' juster public sentiment ? A fall of Stocks (Texas
excepted) and of Produco is the natural conse?
quence.
?If the results of this Election should prove
still more disastrous?as we do not see how they
oan fail to do?if the overthrow of out Protective
Tariff should transfer the making of our wares
and fabrics from our own work men to those of
Europe?if an iniquitous War with Mexico should
grill farther paralyze the business of the Country,
we say to all, Struggle manfully against all ad?
verse influences to the last. Never despair of
the Republic. But, if through this baleful result,
half the workmen in our Factories- and Work
shops should be deprived of employment, we say,
Let those who have battled faithfully and
jealously to avert these calamities ie their last
victims. It is their clear right. Thsy have not
regarded with envy or hatred tho prosperity of
their employers; they have not, Samson like,
united to pull down on their own heads the
edinee which afforded them sustenance and shel?
ter. Save all if possible, and as long as possible:
but save these to the last.
The Ansembly.
Duteheas, it is believed, has elected two Whig?
and one Loco to the Assembly; Cattaruugus two
Whigs; Cortland probably two Locos, but not
certain ; Rihmond is reported to have chosen a
Whig; Franklin probably but not certainly ditto:
Sullivan a Loco by a very few votes ; Fulton
and Hamilton disputed. The Albany Evening
Journal says:
" Foltoh a.5d Ha.s4il.toh.?-We yesterday con?
ceded the member of Assembly in this countv to the
Loco Focos but we learn to day, with great pleasure,
that Mr. Chekkt, the Whig candidate, is elected by
upwards of 50 majority. The Whig candidate for
Sheriff, it ia said, is also elected by some a dozen
votes."
The Argus has it tho other way. We shal1
publish no list of Members elect until we can ob
tain a correct one. The Argus divides the Scd.
harie men, whs were chosen on an 'Ami.Rent
tiefcet supported by the Whigs. At this rate, 6v
Locos, 44 Whigs and 15 Natives will eompost
the next Assembly._
Our State,
The Polk journal'."' claim 5,500 majority foi
Polk, though we esn uui/ cipher up 4,500. Thoy
insist on 1900 in this City. >*?> matter?we are
beaten enough for all practical purposes.
Indiana.
Five more Counties, with partial return? from
?jtber*, look indifferently well. They do r.ot s?t
tie the State. m
Michigan.
A short story will ar.ewcr for this State. It
has gone Loco-Foco?PV.fe nnd Dallas, "Vxas
and Oregon?British Free Tradt? and down with
American Industry ! The mnjority is of do eon.
sequence?probably 4,000.
Ifntlva Axnericaniaxn... So. D.
We will present a few more considerations
be 9j\nz on thin fnntiiii therac.
One of our immovable objections! to the merg?
ing of tue Whig p^rty into another, based on
Nativism, is our distrust of any party based on a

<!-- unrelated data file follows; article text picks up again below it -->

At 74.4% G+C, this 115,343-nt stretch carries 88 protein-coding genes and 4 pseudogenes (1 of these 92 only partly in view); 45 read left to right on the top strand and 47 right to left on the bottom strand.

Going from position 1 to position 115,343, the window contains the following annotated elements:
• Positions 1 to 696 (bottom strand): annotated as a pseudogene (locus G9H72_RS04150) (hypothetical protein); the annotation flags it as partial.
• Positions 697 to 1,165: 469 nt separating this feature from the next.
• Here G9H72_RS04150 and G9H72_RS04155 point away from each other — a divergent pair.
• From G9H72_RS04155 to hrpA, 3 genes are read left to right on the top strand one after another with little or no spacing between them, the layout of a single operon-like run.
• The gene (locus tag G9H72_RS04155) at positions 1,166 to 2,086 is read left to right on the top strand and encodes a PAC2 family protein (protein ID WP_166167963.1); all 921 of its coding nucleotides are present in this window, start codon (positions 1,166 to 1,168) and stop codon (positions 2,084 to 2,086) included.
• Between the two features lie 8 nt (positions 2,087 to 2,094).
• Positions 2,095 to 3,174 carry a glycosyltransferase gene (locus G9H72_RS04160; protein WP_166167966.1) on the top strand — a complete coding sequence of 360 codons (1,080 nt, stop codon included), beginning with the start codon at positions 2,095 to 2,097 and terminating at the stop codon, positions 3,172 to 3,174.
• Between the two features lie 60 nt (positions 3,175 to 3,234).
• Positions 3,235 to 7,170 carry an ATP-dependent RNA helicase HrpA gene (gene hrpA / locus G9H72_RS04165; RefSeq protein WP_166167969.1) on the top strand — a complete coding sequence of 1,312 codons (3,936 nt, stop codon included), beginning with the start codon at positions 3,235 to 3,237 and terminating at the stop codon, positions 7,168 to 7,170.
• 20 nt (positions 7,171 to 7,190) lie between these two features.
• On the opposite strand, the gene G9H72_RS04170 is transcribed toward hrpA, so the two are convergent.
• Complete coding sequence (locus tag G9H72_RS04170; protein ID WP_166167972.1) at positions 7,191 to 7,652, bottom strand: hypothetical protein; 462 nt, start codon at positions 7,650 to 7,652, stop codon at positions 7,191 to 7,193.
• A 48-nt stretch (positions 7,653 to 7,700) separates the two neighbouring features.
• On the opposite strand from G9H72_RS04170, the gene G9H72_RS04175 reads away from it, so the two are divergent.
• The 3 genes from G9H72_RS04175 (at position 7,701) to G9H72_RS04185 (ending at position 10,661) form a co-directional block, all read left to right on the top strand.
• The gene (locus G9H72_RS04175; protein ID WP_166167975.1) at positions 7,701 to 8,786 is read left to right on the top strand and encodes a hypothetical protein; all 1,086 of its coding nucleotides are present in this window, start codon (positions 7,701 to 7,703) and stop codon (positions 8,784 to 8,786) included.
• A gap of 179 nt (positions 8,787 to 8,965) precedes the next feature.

single.idea. There is a strong tendency to the
I fjrmati".n of pirties on such narrow grounds,
1 which we tb-r.k should be combated and arrest
! ed. Some men think Silvery a very bud thing,
i (and b > far wc agree with tliem ;) and fc-thwith
> one fcu-rgestp, * Let us form an Abo'itics parly to
\ oppose it'?and others concur, without ever Ltirlj
considering whether Slavery is likely to be over
, thrown or upheld by such a movement. So oi
- Native Americanism ; so of oihernotiors. Bvery
r earnest thought ia brooded on, cvuj special evil
magruficd, and the result is a new party in each
' instance. Even Jos Smith tries his hand at or.
e ganizing a National party, and is nominated foi
" President. At our late intensely contested Elec
tion, we had five regular tickets in onr City
Whig. Loco, Native, Agrarian, and Abolition
\ Who does not see that or.3 result is inevitable?
- that the enlightened and con?cientiou? are divided
and scattered by their various aims end pu-po^es,
the mere seekers of 1 Spoils' secure an ea*y vie
tory? The more partes shill be multiplied the
l m?TO those who take up pjlitics as a tr^-dc wi'l
t be sure to have it all their own way. Hence is
^ it that the Albany Ar^us and other journals ol
? its clas9 8j steadily Br:d earnestly fern the etnbert
1 of Political Abolition. Right well doe6 the Ar.
, gns understand that any third party based on
|j convictions of Moral Duty mu?t natu ally draw
? ten recruits from the Whig ranks to every one
taken from the other side. Thus the right always
' buffers by these eccentric parties. Had there
f never been an Abolition party in this State,
I Henry Clay would now ba the President elect ol
l the Union. Had Nativism never broke out into
' a patty organization, the like beneficent result
? would have I een inevitable.
! The reflecting portion of our People must g've
r heed to this matter. There ere always strong
. personal interests impelling to the formation ol
new parties. However local and temporary a
r new party may prove, there are veiy many who
? hope to gain and are sure they cannot loose there
? by. How mariy a patriot will borrow little
' trouble about the effects on the Nation's well-be
r ing, so Jthat he secures a snuff birth thereby ??
1 Friends of Good Government and Prosperity'
I beware of any pirty which does not prefess to
[ keep these ends steadily in view '
?But wc have another, and very serious, ob?
jection to tlie 1 American Republican' party oi
i our day, based on its unmistakable tendency to
i dabble in the bitter waters of sectarian controver?
sy, and nse Religious prejudices as a means of
acquiring Political power. We like this neither
better nor worse becaute it is the Roman Catholic
Church which i9 the object of the Native party's